A new mother to her second child, 35-year-old Taylor Cochrane figured that sex was just painful in the summer of 2016 because she’d recently given birth.
But, just in case, she went for an ultrasound. What it revealed completely altered the course of Taylor’s life.
She was diagnosed with an extremely rare form of ovarian cancer that strikes less than one in one million people. The chance of surviving five years is just 10 percent.
With no time to lose, Taylor, an attorney from Nebraska, was started on such an aggressive treatment plan that the therapies meant to save her life nearly killed her.
But three years after her nightmare began, Taylor is still here to raise her children and in remission three years later, thanks to the grueling experimental stem cell treatment she credits with giving her a shot at life after cancer.
After the birth of her daughter, Penelope, now three (left), sex was increasingly painful for Taylor Cochrane (center, with son, Reid, five). An ultrasound revealed she had a rare form of ovarian cancer, which has just a 10% five-year survival rate
The Nebraska lawyer, was already a mother to her son, five-year-old Reid, and was overjoyed to welcome her daughter Penelope, now three, in June 2016 with her husband Jim.
Unfortunately, when she was three months postpartum, Taylor developed abdominal pain and bloating.
She would wake up from night sweats, and having sex with her husband became painful.
At first ‘I brushed it off as postpartum healing,’ Taylor said.
Taylor visited her gynecologist to make sure her IUD – intrauterine device for contraception – was still in place because she thought if it had been dislodged then it could have been causing the symptoms.
The implant was fine, so Taylor was sent away with no concerns and her troubling symptoms were put down to postpartum.
She and husband, Jim, also 35 (left) already had two young children, so Taylor had gotten an IUD placed and thought it could be causing her pain in 2016, but doctors said that wasn’t it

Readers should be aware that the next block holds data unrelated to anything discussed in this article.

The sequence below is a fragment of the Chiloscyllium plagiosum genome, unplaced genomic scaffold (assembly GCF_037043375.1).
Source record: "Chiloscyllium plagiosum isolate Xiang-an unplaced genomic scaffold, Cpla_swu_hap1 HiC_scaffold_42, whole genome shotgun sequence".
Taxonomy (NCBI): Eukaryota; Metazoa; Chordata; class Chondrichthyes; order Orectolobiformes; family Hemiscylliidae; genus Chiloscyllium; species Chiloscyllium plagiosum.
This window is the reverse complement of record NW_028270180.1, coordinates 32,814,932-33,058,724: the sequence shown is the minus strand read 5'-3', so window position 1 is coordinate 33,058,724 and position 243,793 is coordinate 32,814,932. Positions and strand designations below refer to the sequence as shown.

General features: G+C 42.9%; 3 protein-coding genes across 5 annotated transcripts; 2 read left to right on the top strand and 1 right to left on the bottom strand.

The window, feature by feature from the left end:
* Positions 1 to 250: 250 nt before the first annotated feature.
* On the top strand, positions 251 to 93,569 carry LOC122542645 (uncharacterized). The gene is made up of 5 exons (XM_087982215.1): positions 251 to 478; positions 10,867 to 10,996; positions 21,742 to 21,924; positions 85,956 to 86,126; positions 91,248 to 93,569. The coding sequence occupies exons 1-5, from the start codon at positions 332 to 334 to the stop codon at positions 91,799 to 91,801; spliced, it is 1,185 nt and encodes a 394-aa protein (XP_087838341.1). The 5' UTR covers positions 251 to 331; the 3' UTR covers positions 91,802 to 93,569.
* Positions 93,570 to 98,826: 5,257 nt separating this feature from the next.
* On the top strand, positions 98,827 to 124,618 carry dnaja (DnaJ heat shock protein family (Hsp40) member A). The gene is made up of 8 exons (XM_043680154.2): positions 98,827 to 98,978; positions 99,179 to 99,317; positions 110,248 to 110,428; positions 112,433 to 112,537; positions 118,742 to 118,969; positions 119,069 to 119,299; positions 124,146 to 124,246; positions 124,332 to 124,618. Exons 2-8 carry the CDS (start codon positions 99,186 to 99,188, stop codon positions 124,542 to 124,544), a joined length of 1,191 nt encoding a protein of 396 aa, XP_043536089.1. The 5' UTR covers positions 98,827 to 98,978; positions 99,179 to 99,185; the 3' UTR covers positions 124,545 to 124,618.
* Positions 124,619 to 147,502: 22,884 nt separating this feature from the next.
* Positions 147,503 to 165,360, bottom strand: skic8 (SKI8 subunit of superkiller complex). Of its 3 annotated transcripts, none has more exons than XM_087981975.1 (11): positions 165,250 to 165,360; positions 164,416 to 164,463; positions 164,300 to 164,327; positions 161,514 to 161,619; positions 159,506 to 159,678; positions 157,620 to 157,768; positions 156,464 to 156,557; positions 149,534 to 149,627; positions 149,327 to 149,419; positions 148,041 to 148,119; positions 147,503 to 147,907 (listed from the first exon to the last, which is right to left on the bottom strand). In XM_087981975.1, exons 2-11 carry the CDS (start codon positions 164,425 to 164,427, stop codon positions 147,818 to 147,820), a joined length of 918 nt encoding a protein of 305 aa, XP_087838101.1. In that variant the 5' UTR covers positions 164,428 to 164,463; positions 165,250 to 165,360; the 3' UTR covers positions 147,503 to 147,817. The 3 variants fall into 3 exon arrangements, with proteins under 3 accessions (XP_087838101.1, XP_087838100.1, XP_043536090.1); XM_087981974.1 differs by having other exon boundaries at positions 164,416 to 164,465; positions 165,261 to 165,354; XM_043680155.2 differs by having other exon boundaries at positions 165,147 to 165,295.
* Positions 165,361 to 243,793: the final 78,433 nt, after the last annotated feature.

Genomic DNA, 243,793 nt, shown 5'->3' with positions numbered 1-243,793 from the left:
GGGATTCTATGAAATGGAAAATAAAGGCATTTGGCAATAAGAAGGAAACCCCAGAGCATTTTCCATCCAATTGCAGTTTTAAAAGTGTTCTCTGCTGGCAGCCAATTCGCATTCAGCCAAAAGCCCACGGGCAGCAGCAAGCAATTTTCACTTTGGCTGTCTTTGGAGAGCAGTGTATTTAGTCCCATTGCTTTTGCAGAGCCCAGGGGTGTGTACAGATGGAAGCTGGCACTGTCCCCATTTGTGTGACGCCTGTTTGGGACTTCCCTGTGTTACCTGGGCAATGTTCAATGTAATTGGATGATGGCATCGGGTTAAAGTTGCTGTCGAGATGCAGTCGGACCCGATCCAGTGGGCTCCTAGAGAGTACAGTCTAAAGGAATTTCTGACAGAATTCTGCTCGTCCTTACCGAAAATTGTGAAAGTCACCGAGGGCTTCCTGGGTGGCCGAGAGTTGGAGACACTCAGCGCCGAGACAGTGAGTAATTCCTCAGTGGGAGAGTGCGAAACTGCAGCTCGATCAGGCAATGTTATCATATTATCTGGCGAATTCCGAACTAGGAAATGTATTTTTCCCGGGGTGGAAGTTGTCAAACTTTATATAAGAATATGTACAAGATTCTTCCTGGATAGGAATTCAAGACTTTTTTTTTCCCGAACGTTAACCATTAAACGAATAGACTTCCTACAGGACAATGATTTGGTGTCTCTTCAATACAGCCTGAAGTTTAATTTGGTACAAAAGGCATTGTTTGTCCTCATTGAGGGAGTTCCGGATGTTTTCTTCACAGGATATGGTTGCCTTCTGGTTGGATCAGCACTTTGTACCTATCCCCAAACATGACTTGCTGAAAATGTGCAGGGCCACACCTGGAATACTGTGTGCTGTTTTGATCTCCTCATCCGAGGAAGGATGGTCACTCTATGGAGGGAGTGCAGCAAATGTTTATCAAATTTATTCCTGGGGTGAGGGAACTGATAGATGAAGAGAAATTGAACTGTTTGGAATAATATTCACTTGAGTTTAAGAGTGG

By January 2017, the pain grew much worse and Taylor knew something was seriously wrong this time.
‘I called my gynecologist again and thankfully, she listened to me and didn’t brush me off or attribute it to stress, or something similar,’ she said.
On January 19, Taylor had a trans-vaginal ultrasound which revealed a shocking five-inch mass on her right ovary.
‘I felt in my gut that it was cancer, but I tried to push those fears away,’ she remembers.
‘It seemed impossible and I always thought ovarian cancer was an older women’s disease.’
Three days after the scan, Taylor was already in surgery to have the mass and her right ovary removed, but the mass had to be sent to Harvard so the type of cancer could be confirmed as it couldn’t be identified locally.
The diagnosis was stage three small cell carcinoma of the ovary, hypercalcaemic type (SCCOHT).
As Taylor’s cancer treatment began, Penelope was still too young to even eat solid food. As she bottle fed her infant daughter, Taylor had to wear a mask to protect her weakened immunity
This is an incredibly rare form of cancer, with only 250 known cases globally at the date of Taylor’s diagnosis, and just a 10 percent chance of long-term survival.
Following the surgery, Taylor did six rounds of chemotherapy which required her to be kept as an inpatient for three days at a time.
Following chemotherapy, Taylor had her other ovary removed in July 2017 as well as the affected lymph nodes.
As the specific form of cancer is so rare, there was little data for specialists to use but it was agreed that Taylor’s best chance for survival was to have a stem cell transplant to wipe out any remaining cancer.
‘At the time when I was diagnosed, there were only 250 cases in the world, and it carries an extremely grim prognosis, no matter the stage,’ Taylor says.
But she couldn’t let the odds keep her from forging ahead with treatment.
Once she had recovered from her July surgery, she began a still-experimental treatment using stem cells.
Taylor had to undergo chemo to treat the cancer, then a second, higher dose round after her stem cell transplant in order to suppress her immune system so she wouldn’t reject the cells. The chemo made her hair fall out